Coleman responded to the topics Rebeck deals with in the play. “As a divorced father, anything the writer brought up certainly was food for thought. Much of what she put on the table I’ve been wrestling with myself. Those were very profound questions. It’s a tough cookie. You know in the New Testament, Jesus says if you’re thinking it, you’ve done it, so don’t even think it.” Did he believe that’s true? “No. The mind is a playground. It’s the actualization of the thought that’s the real deal and the only way you can damage another human being. In this play it was actualized. And, even if it wasn’t, words can hurt. To me when you verbalize something, it becomes physical. As long as the thought is only in my head I can’t hurt anybody. I can do damage to myself with unhealthy thinking, but as far as hurting another person, if the thought stays within the privacy of my mind and body, I can’t hurt another person.”
The talented cast members arrived, and Coleman mingled at the bar with friends Sandra Oh and Johanna Day as I coaxed Sharon Lawrence away from sensational co-stars Reg Rogers and Christopher Evan Welch for a quick “chat”. The fast-paced first act, with actors talking over one another yet allowing an audience to laugh, was perfection. “We adjust to the timing of the audience and the way they listen. It varies from audience to audience. Some are more attuned to the cynicism right away. There are others that are perhaps more romantically inclined, so you can sense their huge disappointment when the bonds of marriage are broken in a way that is entertaining but still devastating. I think they are all a bit provoked by different things, but no one will go home without a thought or discussion with themselves or the person they saw the show with. It’s such a modern piece and it’s time we asked these questions about our culture. That’s part of the gift of the play.”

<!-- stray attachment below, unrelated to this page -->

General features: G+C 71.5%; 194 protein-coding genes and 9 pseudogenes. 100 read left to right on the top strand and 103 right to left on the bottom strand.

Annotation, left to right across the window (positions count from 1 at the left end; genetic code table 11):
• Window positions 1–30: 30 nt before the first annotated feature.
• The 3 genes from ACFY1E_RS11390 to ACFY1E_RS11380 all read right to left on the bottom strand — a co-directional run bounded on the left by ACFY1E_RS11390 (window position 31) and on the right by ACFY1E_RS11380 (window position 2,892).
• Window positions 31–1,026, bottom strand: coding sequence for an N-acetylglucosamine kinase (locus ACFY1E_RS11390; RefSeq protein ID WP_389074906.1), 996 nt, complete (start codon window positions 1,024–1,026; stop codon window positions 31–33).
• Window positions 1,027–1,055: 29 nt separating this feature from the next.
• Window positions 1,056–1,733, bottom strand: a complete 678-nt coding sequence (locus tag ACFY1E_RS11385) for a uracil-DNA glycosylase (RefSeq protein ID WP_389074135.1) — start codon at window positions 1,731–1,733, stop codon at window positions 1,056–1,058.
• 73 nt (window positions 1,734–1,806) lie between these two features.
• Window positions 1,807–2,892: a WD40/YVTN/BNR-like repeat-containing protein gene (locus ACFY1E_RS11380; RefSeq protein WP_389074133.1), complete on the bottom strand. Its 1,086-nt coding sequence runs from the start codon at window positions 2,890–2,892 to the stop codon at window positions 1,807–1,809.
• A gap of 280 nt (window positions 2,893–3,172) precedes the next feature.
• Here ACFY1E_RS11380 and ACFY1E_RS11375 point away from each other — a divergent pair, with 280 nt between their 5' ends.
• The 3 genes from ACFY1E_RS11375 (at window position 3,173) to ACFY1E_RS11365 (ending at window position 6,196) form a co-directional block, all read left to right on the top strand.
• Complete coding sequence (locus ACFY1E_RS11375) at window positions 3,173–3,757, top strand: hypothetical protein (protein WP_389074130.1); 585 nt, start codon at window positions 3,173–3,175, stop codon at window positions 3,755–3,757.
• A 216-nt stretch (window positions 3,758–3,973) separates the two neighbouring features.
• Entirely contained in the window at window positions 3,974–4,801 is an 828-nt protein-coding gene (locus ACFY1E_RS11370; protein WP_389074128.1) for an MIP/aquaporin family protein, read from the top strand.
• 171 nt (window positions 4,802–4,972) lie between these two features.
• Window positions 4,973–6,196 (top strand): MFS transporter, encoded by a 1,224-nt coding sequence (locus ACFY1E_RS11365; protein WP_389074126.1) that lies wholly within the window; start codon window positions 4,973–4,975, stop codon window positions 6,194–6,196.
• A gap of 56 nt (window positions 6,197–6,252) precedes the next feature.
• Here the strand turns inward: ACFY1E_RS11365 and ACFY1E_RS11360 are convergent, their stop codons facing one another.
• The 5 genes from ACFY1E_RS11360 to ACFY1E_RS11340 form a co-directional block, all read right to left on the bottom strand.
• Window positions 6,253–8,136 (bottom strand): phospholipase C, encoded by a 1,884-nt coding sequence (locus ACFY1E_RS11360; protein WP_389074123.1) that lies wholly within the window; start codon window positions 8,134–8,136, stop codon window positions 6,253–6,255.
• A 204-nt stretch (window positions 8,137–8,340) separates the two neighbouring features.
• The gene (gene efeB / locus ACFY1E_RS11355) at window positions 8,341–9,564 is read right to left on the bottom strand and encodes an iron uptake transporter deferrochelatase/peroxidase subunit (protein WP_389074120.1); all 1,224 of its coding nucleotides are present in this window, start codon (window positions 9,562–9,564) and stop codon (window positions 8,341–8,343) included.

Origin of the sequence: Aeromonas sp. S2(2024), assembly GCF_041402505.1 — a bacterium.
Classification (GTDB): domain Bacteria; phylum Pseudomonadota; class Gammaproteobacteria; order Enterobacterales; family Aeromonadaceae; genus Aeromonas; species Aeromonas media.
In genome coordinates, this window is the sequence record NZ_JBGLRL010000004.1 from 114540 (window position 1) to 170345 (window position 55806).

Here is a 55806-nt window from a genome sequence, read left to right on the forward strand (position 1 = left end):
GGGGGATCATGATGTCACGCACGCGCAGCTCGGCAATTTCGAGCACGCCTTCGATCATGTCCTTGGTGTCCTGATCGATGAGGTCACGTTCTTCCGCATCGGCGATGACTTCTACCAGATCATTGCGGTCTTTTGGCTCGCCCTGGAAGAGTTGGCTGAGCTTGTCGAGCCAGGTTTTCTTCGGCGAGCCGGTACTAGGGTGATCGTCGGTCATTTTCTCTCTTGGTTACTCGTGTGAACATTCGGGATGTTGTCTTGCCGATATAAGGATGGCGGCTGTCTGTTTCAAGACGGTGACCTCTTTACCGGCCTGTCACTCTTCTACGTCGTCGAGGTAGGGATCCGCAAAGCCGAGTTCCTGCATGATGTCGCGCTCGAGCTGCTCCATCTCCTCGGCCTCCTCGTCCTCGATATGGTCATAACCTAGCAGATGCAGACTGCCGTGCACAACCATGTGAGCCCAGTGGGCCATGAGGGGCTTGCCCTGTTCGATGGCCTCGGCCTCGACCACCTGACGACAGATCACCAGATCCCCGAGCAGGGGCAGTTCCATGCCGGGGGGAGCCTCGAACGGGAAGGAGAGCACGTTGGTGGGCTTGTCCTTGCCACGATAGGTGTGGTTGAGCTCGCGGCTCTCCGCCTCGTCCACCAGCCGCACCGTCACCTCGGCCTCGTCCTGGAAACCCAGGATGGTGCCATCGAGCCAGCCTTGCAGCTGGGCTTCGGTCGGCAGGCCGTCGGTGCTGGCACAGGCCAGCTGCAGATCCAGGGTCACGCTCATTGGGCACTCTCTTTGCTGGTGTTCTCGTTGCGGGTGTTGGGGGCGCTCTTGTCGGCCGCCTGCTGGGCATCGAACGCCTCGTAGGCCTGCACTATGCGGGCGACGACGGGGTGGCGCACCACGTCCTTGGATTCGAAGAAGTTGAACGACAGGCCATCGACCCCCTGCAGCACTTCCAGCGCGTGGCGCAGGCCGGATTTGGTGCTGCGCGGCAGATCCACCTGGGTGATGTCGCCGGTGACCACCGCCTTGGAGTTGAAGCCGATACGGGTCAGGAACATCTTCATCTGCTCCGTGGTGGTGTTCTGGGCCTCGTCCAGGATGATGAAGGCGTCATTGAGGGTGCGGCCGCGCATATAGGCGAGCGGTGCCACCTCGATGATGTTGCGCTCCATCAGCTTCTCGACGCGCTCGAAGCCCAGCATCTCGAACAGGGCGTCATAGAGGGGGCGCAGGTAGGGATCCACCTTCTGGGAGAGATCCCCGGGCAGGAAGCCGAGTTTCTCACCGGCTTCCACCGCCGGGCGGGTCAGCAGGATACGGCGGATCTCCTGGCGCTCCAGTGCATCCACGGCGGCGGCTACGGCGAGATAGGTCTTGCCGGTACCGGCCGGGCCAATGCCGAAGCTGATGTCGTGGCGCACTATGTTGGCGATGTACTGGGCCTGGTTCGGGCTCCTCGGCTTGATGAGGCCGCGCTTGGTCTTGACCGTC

Lawrence defined her character as “such a damaged woman. Marriage for her is a haven and I believe that’s true for many people, but does that mean it’s the truest place for happiness? That depends on the individual. I think we all have to acknowledge that in our culture marriage does not equate with good character, it just doesn’t.”
With an extensive career in television, Lawrence made a conscious choice to do a play each year. “ My agent read it, saw the people who were involved and suggested me for it. I worked with Theresa on NYPD Blue many years ago. Also, I’m a huge fan of Doug’s (director Hughes) work. When they saw what I was going to do with the material they all said, yes. I’ve played so many different characters that I can’t say my choice to do theater is about trying to stretch my range, because I’ve had that gift throughout my career. For me, it’s the team that determines my decision. And, this is the best team.”
Poor Behavior continues at the Taper through Oct 16.
CHAT CITE: “Half the world believes in God.”
“Half the world are fucking idiots.” “¦ from Poor Behavior, by Theresa Rebeck.
All photos by Â©Ryan Miller/Capture Imaging